Blog post from 2011: Bart from Lends NASA a Helping Hand

Back in 2011, I posted an entry to the blog that was deleted after we sold the company. Today I found a copy of that post thanks to the “Wayback Machine” that archives the internet. Here is that post in its unaltered entirety.

We’ve had the pleasure of posting about some of Bart Epstein’s adventures in the past. From volunteering to pilot for Angel Flight to his latest experience helping out NASA, he always has a story to tell. And what makes these stories so great is that Bart always shares what he learned. Below he writes about his recent journey to NASA’s Langley Research Facility where he flew a new flight simulator as part of a research project. Check it out and see how Bart proves, you never stop learning!

Last week I had the unique experience of being the first civilian pilot to fly a new flight simulator at NASA’s Langley Research Facility in Hampton, Virginia.  I spent two full days flying dozens of procedures as part of their Interface Comparison Experiment (ICE) study, the goal of which is to evaluate how pilots of different levels of skill and experience react to two completely different automation control interfaces.

As you might imagine, the ideal interface should be easy enough for a rookie to fly the plane safely yet powerful enough to handle the demands of the pros.  It needs to have just enough buttons and dials without being overly complicated.  For two days, NASA gave me all sorts of scenarios to fly and then watched me carefully, graded my performance, and asked me hundreds of questions about the experience and my perspective on the pros and cons of each user interface.  It was fascinating.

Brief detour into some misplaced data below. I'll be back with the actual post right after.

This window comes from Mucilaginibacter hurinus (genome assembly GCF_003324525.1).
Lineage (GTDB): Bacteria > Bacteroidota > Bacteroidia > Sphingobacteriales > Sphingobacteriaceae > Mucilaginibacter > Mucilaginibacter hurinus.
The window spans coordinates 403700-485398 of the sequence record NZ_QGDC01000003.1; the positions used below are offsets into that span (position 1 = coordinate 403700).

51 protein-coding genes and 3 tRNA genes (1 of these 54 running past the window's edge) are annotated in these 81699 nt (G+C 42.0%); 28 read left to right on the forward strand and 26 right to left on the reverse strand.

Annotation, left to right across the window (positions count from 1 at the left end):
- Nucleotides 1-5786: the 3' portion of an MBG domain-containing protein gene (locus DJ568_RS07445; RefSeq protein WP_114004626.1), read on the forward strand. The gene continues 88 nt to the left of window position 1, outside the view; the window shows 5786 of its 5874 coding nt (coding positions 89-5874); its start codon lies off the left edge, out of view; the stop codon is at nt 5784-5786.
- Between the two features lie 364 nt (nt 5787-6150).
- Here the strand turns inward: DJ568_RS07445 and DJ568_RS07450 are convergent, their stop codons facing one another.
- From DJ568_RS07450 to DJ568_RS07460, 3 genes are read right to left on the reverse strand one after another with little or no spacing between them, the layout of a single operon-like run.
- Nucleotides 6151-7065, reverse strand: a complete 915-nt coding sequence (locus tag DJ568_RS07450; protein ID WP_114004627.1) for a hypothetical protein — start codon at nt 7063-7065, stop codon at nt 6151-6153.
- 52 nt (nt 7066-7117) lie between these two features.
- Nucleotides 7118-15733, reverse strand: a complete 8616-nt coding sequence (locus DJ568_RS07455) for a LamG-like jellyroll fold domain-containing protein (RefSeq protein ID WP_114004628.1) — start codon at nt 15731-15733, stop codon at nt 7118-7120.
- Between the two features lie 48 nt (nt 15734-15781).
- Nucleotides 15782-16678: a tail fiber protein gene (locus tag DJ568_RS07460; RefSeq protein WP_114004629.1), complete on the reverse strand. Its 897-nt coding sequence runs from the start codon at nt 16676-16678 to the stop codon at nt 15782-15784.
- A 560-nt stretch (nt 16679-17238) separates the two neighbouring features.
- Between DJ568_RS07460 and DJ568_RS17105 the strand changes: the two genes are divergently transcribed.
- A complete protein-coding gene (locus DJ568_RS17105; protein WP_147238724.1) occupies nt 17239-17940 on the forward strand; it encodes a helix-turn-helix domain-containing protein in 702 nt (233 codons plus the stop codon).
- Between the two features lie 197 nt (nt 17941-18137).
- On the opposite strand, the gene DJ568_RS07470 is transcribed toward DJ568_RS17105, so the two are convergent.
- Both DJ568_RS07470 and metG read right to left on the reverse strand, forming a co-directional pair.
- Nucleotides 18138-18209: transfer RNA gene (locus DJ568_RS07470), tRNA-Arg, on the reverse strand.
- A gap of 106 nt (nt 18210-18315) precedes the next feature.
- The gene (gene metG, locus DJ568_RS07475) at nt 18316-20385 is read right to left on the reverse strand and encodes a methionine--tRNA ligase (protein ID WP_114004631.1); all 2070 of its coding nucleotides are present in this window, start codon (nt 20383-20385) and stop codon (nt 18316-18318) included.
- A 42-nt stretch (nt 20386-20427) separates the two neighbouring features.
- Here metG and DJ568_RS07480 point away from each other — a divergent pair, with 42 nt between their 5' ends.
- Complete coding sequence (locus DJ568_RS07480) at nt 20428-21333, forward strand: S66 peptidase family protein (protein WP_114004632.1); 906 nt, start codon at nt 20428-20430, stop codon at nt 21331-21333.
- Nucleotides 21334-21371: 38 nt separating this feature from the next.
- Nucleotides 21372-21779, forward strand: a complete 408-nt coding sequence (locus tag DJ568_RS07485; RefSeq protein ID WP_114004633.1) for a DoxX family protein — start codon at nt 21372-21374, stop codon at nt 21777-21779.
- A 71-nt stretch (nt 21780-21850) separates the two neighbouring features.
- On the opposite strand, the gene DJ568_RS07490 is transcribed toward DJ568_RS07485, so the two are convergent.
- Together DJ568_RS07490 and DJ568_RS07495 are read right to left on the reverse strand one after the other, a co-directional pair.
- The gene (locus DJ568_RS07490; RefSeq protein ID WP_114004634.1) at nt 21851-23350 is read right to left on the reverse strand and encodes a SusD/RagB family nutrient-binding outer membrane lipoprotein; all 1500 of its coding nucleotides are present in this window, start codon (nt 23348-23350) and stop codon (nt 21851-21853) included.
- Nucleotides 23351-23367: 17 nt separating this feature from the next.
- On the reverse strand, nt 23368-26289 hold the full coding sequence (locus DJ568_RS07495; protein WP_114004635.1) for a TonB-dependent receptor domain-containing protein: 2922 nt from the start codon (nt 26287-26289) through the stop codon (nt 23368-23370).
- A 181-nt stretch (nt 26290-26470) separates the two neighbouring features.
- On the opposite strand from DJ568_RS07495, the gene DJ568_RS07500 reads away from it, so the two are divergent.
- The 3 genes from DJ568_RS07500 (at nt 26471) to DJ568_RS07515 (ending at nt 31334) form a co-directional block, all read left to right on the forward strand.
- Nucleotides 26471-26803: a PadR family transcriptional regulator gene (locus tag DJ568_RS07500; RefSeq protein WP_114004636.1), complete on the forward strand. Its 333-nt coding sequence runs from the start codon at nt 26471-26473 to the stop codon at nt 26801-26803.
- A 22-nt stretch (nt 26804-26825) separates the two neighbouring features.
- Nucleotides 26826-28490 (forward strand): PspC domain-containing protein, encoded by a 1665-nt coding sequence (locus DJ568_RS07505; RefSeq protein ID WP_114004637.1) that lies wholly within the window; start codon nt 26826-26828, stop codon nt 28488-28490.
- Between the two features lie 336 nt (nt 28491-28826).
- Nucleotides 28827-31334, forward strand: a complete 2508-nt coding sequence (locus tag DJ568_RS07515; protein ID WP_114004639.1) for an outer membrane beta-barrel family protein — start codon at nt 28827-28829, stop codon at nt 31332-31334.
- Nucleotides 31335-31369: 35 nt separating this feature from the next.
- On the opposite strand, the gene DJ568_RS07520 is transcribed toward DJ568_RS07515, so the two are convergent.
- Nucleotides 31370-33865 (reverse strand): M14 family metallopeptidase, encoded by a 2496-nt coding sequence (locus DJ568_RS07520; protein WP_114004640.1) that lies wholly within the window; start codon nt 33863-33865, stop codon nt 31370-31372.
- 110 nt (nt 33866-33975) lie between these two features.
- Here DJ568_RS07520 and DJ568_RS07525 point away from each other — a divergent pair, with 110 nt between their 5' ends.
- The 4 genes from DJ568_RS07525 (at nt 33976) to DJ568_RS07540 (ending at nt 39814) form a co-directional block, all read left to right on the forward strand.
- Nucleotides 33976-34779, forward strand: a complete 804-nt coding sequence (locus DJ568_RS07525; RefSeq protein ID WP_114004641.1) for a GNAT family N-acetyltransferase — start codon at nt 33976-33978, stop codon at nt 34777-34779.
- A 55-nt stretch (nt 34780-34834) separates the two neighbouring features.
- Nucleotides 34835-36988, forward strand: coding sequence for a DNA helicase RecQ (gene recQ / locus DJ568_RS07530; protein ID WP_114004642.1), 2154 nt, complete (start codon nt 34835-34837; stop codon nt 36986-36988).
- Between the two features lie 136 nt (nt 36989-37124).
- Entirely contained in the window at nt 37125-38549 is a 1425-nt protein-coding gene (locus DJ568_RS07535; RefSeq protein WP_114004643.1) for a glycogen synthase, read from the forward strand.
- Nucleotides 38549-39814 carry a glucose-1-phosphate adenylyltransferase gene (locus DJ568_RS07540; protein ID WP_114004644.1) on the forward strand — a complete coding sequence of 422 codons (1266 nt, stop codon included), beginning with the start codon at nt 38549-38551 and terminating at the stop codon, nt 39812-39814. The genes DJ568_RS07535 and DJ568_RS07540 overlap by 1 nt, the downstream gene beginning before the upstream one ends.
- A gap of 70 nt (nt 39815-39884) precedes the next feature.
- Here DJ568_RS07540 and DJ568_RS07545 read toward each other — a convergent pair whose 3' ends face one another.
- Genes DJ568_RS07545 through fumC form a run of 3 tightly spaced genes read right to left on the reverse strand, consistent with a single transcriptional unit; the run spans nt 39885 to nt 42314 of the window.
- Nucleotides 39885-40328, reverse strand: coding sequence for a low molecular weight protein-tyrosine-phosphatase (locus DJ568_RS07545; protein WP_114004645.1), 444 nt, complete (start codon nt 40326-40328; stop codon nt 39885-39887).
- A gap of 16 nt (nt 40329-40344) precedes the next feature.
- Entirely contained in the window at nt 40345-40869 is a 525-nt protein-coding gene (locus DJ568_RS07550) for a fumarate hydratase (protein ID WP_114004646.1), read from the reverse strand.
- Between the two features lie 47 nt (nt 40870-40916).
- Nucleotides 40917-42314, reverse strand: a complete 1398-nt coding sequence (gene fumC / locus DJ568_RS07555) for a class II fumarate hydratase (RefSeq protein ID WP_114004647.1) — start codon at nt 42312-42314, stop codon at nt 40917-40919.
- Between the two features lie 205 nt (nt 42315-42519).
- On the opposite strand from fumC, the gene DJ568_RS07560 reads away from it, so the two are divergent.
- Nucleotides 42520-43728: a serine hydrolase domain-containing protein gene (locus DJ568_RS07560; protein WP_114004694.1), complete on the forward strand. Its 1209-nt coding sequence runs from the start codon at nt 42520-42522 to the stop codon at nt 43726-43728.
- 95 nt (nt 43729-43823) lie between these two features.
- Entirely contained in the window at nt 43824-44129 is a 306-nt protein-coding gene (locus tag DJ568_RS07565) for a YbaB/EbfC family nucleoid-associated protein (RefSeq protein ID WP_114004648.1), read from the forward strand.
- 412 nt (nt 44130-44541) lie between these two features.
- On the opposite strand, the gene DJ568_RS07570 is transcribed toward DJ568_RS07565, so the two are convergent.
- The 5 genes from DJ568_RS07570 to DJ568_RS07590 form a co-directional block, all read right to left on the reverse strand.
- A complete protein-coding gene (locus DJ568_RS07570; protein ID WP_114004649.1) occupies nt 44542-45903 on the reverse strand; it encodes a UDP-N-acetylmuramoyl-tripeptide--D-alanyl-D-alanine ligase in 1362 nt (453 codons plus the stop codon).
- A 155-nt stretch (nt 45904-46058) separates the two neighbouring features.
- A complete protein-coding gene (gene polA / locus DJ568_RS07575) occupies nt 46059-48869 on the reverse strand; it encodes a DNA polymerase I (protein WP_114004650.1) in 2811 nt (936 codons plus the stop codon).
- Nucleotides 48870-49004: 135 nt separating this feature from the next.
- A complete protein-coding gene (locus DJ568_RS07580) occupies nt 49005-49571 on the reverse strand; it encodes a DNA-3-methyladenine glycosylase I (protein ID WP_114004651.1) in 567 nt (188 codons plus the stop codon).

To be honest, when I first heard that this project would be in a simulator I was little disappointed.  I wanted another chance to fly NASA’s Cessna’s 206 the way I did when I was a pilot in their Synthetic Vision study, but after a few minutes in the simulator I forgot all about the “real” plane. The simulator was not only very cool (with huge visual displays and advanced “force feedback” control sticks), but advanced simulators also make it possible to fly multiple procedures in a short amount of time.  After completing a simulated “approach” to an airport, the researchers could push a button, instantly transport me back to the starting point and have me fly it all over again with slightly different parameters.  This means more science in less time.

Spending time in NASA’s Human and Autonomous Vehicle Systems lab also meant spending all day on the NASA Langley campus and getting escorted around to see fun things such as their hypersonic wind tunnel and the famous Landing and Impact Research Facility (where the lunar landers were originally tested).  While there, I got to eat lunch in the NASA cafeteria, though I skipped the Shuttle Dog with Chili in favor of the Satellite Salad Bar in order to minimize the chances of getting sick in the simulator, which would have been awkward to put it mildly. Some of the pictures I took are below.

While at Langley, I even got within 50 feet of the new Orion Crew Excursion Vehicle (CEV). This spacecraft is expected to ferry crews of astronauts to lunar orbit and eventually return astronauts to Earth on the final leg of a human Mars mission.  Had I arrived one day earlier I might have been able to watch them shoot this video of the CEV being dropped into the giant pool at the Landing and Impact Research Facility!